400lbs man completes marathon

“I’d like to see the Kenyan improve his marathon time by two hours,” he joked.

That’s what Kelly Gneiting said after completing the second marathon of his life in nearly 10 hours of jogging and walking. Normally that would be a terrible time, but considering that the guy is a 400lbs sumo wrestler, I would say that’s pretty good.

I can’t say I’ve ever had a goal of running a marathon, but several of my Kilimanjaro group members were and are active runners, completing various running thing-a-ma-jigs. One of them, Jim Hodgson, even used to be a pretty big guy 10 years ago. Now he completes marathons and Ironman competitions fairly regularly, throwing in the occasional hike up massive boobs. It’s an inspiration, even to a skinny guy. I’m still not going to be in the Boston Marathon anytime soon, but I am going to make it my goal to run at least 10 miles straight by the end of the summer, with an ultimate goal of 15.

If a 400lbs guy can do it, so can I.

What do I need to climb Kilimanjaro?

I admit it. My title is designed to help me show up in search engines.

But it is a good question.

Climbing Kilimanjaro is easier than most people think. It is not technical. It doesn’t involve any mountaineering skills, and in fact, novice hikers can likely handle it. All it takes is moderate fitness, the right preparation, and – excuse the cliche – a will to do it.

Which company?

I’m going to skip over the gear because plenty of sites offer lists of stuff (though I will mention one thing – bring hiking poles). I want to address what I think is the real first step in summiting Kilimanjaro: the tour company. There are a lot out there and it can be quite time-consuming finding the right one. So let me save you some time:

Book with Zara Tours.

One of my chief concerns was finding an American-based company. I wanted to make sure that I was sending my money off to a reputable source. Of course, being American doesn’t make a company trustworthy, but I figured it was better than a foreign company based in a country I had never visited. As it turns out, though, I had sent my money off to a middle man. He was nice enough, if somewhat difficult to contact over the phone, but I didn’t really need him. He just set up my trip through Zara Tours, a company based in Tanzania, naturally charging me more than if I cut him out of the picture.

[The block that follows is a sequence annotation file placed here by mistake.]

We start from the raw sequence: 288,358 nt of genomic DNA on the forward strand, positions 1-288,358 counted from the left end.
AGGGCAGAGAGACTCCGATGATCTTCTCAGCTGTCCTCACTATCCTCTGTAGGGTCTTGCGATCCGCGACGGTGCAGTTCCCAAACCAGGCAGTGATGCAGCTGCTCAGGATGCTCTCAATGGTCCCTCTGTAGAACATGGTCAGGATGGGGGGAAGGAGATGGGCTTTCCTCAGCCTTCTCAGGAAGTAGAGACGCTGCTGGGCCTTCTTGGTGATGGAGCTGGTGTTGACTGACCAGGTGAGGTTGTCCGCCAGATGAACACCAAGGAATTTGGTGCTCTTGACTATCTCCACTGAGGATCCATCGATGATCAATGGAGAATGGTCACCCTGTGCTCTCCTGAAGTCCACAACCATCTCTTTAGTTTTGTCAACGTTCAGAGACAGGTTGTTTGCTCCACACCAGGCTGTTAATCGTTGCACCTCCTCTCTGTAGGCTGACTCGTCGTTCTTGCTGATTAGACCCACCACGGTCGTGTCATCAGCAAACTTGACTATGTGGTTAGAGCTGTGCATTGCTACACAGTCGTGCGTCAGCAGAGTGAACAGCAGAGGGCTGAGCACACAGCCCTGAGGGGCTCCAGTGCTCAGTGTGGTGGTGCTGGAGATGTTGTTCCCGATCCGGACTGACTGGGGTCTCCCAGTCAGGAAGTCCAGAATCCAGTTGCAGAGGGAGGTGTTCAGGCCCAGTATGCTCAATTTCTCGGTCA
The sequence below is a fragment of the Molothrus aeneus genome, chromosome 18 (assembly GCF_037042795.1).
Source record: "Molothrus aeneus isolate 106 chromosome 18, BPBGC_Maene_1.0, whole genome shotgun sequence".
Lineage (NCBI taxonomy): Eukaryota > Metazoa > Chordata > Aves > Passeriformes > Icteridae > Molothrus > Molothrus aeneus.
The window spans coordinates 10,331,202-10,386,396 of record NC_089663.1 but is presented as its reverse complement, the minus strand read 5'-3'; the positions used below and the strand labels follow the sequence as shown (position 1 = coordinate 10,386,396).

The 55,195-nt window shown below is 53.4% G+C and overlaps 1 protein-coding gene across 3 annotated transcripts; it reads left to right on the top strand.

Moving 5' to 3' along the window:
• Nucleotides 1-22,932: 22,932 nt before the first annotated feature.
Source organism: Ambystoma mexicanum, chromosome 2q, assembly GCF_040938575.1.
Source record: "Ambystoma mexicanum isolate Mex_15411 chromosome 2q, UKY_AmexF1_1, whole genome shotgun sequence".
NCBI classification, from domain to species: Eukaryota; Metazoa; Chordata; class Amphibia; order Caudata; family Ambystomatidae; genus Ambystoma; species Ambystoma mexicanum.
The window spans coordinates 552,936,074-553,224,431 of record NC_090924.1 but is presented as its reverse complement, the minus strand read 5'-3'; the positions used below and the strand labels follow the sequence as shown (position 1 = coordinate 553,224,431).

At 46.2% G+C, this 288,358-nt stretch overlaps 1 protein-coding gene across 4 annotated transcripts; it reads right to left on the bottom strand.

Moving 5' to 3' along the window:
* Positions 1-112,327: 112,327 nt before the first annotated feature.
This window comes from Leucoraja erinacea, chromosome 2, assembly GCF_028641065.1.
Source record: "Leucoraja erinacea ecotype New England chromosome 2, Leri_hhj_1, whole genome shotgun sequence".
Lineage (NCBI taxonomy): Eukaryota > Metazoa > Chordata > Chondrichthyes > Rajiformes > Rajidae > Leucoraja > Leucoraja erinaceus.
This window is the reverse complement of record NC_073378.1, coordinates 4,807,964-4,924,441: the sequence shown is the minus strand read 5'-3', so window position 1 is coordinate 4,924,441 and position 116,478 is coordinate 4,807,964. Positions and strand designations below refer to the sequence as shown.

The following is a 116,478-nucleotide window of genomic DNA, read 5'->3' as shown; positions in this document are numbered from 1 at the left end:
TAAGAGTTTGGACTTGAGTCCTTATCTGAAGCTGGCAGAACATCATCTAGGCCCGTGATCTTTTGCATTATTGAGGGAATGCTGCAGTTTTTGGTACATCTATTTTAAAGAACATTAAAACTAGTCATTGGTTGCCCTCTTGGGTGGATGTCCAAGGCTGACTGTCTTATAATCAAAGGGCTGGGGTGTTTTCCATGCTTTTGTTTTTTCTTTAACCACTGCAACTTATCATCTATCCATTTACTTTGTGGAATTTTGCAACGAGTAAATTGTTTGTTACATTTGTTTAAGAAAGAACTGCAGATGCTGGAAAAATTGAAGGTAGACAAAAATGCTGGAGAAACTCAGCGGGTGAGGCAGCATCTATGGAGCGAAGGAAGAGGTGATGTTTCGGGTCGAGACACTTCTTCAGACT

Which route?

Again, I’m not going to list out detailed descriptions of things that can be found in a million other places, but I will recommend the route I took: Lemosho. I’m sure the others are fine, but it depends on the person. Personally, I didn’t want to sleep in a hut. The reason? A lot of other people do want to sleep in them. That makes for a messier, more crowded campground. Not that any route isn’t going to be crowded during high season, but I prefer a relatively quieter area. Lemosho provided that, especially since it is tent-only.

Here are some campgrounds. This first one is one where I actually stayed:

If I recall, more groups eventually did show up, but it was still pretty quiet. Higher up, however, it gets more crowded because several of the routes converge:

I actually stayed at a site about 30 minutes from here (Shira 2, maybe?), but this is pretty representative. Continue further and it gets more and more crowded. It never got overwhelming, but do expect to see some people up there.


Plenty of sites list out climate information, so I’m not going to knock out a list myself. But for my experience, my trip was from the tail end of August into September, which was dry. In fact, I experienced 15 minutes of drizzle the whole time, and that was only because I was in a cloud. (It also snowed a couple of inches at the final camp before summit, but I’m told it was rather unusual for that time; besides, it happened at night.)